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Delia Smith remembers her 'let's be havin' you' plea

PUBLISHED: 07:00 09 February 2010 | UPDATED: 08:01 02 July 2010

Delia Smith

Delia Smith

Matthew Sparkes

Delia Smith has spoken about her legendary 'let's be havin' you' half-time rallying call at Carrow Road and called Norwich City the 'best football club in the world'.

Delia Smith has spoken about her legendary “let's be havin' you” half-time rallying call at Carrow Road and called Norwich City the “best football club in the world”.

In the last of the five-part BBC2 series Delia Through the Decades last night, the TV cook looked back to the 2005 match between the Norwich City and Manchester City.

At the time the Canaries were facing relegation from the Premier League and the club's majority shareholder appeared on pitch at half-time to make an impassioned plea for support from fans.

“They just handed me the microphone and said 'go on, go and do it',” she said.

“I had heels on; the pitch was muddy. It was quite hard to walk.”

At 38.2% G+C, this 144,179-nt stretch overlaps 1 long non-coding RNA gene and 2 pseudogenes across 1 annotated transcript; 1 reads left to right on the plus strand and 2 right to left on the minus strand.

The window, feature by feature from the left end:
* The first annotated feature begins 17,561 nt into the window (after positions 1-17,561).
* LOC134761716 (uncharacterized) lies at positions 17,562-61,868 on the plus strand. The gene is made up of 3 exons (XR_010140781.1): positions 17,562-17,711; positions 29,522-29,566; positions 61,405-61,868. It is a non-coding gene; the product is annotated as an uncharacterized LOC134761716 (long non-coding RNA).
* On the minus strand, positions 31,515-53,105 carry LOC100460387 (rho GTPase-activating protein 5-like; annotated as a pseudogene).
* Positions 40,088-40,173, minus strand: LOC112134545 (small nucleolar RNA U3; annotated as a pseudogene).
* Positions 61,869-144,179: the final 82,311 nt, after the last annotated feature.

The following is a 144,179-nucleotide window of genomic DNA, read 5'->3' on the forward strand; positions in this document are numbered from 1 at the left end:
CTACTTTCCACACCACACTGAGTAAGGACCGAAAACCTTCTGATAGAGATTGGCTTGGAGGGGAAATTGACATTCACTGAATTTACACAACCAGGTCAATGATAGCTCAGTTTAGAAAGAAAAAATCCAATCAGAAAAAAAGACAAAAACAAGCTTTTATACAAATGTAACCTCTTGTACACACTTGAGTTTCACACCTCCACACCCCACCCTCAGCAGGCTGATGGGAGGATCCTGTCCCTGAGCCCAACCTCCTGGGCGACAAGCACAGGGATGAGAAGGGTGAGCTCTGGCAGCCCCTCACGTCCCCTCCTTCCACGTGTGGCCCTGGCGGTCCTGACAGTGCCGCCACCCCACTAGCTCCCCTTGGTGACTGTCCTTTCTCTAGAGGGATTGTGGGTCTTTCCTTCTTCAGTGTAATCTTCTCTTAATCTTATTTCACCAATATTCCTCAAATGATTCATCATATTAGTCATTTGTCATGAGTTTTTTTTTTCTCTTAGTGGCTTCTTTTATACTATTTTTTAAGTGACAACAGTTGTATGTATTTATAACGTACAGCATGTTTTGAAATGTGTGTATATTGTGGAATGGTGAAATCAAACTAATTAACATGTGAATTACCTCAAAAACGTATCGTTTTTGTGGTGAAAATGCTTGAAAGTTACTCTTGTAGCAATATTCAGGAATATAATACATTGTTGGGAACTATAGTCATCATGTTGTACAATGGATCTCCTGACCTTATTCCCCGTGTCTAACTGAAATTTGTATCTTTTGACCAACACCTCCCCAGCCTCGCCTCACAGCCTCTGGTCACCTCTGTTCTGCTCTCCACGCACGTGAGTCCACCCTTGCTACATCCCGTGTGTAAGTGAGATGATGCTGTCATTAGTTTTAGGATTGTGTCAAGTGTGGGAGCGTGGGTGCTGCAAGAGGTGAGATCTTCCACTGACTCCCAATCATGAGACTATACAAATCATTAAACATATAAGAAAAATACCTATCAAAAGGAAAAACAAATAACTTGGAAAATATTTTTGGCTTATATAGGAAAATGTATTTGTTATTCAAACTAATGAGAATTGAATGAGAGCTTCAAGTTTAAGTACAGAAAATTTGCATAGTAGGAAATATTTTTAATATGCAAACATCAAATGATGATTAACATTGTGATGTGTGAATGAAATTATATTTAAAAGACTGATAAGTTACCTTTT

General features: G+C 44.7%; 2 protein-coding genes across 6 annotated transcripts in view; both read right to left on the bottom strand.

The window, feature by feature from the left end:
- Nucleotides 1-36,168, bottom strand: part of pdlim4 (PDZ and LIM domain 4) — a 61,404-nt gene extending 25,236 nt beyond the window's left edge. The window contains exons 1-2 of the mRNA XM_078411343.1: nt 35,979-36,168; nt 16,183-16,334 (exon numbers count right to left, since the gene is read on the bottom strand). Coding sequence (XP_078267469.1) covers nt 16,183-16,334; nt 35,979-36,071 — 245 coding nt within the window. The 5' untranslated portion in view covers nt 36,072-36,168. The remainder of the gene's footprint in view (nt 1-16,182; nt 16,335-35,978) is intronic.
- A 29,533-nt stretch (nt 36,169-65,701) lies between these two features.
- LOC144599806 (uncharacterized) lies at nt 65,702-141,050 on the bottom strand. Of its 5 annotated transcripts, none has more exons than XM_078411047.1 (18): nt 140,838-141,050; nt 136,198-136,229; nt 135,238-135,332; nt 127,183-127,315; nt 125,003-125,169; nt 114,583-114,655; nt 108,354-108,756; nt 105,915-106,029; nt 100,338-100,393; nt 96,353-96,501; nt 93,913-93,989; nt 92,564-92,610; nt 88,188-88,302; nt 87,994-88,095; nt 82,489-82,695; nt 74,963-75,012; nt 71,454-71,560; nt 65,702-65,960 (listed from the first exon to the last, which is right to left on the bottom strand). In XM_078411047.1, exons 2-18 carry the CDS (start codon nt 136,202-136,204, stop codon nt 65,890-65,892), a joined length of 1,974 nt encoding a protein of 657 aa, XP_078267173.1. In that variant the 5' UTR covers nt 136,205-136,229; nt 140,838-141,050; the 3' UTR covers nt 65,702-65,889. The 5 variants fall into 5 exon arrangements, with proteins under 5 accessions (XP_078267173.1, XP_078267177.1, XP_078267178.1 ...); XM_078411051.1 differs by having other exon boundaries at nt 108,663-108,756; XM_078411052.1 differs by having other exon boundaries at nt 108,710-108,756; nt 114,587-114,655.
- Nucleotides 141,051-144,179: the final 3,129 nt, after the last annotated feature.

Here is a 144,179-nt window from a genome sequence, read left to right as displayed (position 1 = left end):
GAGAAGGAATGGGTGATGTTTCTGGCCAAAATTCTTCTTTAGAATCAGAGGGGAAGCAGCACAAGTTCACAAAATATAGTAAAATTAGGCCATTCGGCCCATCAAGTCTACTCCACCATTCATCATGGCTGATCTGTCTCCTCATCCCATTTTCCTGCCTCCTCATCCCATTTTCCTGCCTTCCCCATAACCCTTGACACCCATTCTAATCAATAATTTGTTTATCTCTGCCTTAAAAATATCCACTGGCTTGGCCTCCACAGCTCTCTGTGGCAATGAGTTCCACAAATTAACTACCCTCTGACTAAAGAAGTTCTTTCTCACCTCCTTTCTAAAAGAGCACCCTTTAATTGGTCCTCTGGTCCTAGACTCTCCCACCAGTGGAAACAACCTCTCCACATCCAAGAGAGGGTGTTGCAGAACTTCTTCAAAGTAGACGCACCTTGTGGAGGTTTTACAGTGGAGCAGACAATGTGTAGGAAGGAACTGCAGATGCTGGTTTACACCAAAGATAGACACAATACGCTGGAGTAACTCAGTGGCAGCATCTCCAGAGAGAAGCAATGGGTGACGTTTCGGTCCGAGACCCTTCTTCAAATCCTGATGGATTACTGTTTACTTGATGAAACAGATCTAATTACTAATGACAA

In front of thousands of supporters, and many television cameras, she told fans: "A message for the best football supporters in the world: we need a 12th man here.”

“Where are you? Where are you? Let's be havin' you! Come on!"

Her desperate plea led to headlines across the country, but failed to inspire a much-needed victory as Norwich lost 3-2.

Delia denied she had been drinking before the incident, but said: “Everyone thought I was drunk”.

The impromptu speech may not have achieved its goal, but it did become an overnight sensation among fans.

When Norwich played Chelsea just five days later, supporters were seen wearing t shirts bearing the slogan “lets be havin' you!”

Speaking to the show's narrator, fellow Norwich City fan Stephen Fry, she said that football was: “the brightest shining star of community there is left.”

She added: “You get people from 9 to 109 all together as one. We're talking about the best football club in the world.”

The series has looked back over Delia's five decades as a television cook, including her first broadcast recipe, alpine eggs, and her many bestselling books.

It also explored the phenomenon known as the Delia Effect, which was said to cause sales of certain types of food to sky-rocket after appearing on one of her shows.

The programme was the last in the series, but is still available to watch on BBC iPlayer at www.bbc.co.uk/iplayer

Do you have a story for the Evening News? Call reporter Matthew Sparkes on 01603 772439 or email matthew.sparkes@archant.co.uk

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